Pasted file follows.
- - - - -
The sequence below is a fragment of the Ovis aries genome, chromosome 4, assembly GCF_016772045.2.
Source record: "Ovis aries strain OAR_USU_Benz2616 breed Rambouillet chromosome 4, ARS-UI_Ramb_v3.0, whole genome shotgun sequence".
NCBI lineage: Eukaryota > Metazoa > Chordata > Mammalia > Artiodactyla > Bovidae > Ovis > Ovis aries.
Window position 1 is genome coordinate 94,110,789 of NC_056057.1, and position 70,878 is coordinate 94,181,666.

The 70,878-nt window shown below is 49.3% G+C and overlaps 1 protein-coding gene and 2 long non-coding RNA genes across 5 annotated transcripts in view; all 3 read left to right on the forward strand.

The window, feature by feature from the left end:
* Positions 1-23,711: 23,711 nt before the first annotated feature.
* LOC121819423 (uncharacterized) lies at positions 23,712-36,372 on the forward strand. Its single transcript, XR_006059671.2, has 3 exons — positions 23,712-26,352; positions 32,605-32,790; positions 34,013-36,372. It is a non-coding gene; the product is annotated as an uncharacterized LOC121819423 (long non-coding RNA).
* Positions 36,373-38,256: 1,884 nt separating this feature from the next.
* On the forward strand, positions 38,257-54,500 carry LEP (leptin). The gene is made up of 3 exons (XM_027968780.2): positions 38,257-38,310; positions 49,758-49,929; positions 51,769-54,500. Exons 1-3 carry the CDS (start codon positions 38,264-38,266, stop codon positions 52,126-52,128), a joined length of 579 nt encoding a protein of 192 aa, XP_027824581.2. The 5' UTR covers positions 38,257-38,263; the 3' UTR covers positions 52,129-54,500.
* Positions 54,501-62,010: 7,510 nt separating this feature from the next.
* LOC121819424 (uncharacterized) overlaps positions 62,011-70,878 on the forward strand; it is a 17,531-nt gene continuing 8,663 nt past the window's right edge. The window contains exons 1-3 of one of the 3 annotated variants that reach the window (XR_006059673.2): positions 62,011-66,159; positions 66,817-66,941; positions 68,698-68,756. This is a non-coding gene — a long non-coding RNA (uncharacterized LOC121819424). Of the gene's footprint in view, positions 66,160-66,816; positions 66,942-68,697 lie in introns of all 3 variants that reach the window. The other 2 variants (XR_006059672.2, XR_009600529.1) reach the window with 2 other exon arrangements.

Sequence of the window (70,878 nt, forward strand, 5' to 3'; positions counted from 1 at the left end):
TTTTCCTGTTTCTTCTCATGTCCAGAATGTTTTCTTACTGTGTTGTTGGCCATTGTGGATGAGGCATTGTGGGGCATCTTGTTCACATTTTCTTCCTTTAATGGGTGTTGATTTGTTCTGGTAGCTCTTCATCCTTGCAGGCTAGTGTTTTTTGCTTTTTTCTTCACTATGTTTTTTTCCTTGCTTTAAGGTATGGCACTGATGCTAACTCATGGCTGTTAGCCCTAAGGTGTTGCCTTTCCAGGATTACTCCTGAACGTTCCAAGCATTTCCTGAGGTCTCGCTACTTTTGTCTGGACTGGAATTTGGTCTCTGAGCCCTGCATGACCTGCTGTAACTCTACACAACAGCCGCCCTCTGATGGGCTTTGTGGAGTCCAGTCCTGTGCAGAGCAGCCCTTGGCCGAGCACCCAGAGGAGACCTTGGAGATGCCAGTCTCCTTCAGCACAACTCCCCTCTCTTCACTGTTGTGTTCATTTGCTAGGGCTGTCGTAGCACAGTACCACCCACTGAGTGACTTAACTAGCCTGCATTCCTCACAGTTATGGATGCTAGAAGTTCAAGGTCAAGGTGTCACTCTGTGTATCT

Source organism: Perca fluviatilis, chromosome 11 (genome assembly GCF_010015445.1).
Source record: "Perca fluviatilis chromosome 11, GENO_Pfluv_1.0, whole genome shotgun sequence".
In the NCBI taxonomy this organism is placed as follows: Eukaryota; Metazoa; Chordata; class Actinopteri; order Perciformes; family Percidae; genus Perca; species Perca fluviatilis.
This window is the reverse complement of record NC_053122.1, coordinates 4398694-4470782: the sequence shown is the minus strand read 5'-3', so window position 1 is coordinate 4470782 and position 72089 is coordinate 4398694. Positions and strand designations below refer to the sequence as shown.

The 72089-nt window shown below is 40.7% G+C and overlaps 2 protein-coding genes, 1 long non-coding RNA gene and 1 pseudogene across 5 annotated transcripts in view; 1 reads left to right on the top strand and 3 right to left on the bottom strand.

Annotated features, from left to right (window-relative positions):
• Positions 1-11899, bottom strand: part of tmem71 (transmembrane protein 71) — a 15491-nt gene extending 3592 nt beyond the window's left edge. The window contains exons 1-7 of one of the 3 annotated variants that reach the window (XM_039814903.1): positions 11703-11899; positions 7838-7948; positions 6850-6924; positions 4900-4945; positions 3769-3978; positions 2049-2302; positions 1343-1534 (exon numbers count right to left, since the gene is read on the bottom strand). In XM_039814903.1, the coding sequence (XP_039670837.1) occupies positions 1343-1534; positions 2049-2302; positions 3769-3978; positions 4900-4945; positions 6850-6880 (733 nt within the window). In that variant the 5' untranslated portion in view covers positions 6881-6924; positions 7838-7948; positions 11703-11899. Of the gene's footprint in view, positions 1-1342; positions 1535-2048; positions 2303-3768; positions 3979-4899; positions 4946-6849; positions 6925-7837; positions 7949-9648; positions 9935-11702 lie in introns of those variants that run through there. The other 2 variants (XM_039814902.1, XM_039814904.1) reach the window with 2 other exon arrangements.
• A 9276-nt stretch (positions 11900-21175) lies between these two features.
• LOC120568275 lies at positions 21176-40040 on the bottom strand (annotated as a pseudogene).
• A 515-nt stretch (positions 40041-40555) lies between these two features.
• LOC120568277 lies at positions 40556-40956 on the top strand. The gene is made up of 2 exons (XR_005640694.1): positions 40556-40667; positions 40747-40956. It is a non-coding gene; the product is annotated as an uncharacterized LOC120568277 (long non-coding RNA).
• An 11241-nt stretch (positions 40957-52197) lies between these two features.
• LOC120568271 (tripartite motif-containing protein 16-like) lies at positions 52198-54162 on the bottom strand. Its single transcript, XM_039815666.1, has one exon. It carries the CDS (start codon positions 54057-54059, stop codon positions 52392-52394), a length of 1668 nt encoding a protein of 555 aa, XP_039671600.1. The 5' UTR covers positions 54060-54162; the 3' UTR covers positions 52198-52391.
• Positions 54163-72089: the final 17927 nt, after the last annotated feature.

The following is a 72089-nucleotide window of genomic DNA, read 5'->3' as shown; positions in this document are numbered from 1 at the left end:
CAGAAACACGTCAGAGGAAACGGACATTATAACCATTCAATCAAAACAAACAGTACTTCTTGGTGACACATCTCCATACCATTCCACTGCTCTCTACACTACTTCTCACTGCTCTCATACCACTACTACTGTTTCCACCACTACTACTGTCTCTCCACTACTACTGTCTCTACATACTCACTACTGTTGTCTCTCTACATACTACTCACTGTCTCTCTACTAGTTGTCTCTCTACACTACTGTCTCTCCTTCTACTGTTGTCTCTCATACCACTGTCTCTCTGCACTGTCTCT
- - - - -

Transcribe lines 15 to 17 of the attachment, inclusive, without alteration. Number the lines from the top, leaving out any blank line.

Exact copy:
Source organism: Perca fluviatilis, chromosome 11 (genome assembly GCF_010015445.1).
Source record: "Perca fluviatilis chromosome 11, GENO_Pfluv_1.0, whole genome shotgun sequence".
In the NCBI taxonomy this organism is placed as follows: Eukaryota; Metazoa; Chordata; class Actinopteri; order Perciformes; family Percidae; genus Perca; species Perca fluviatilis.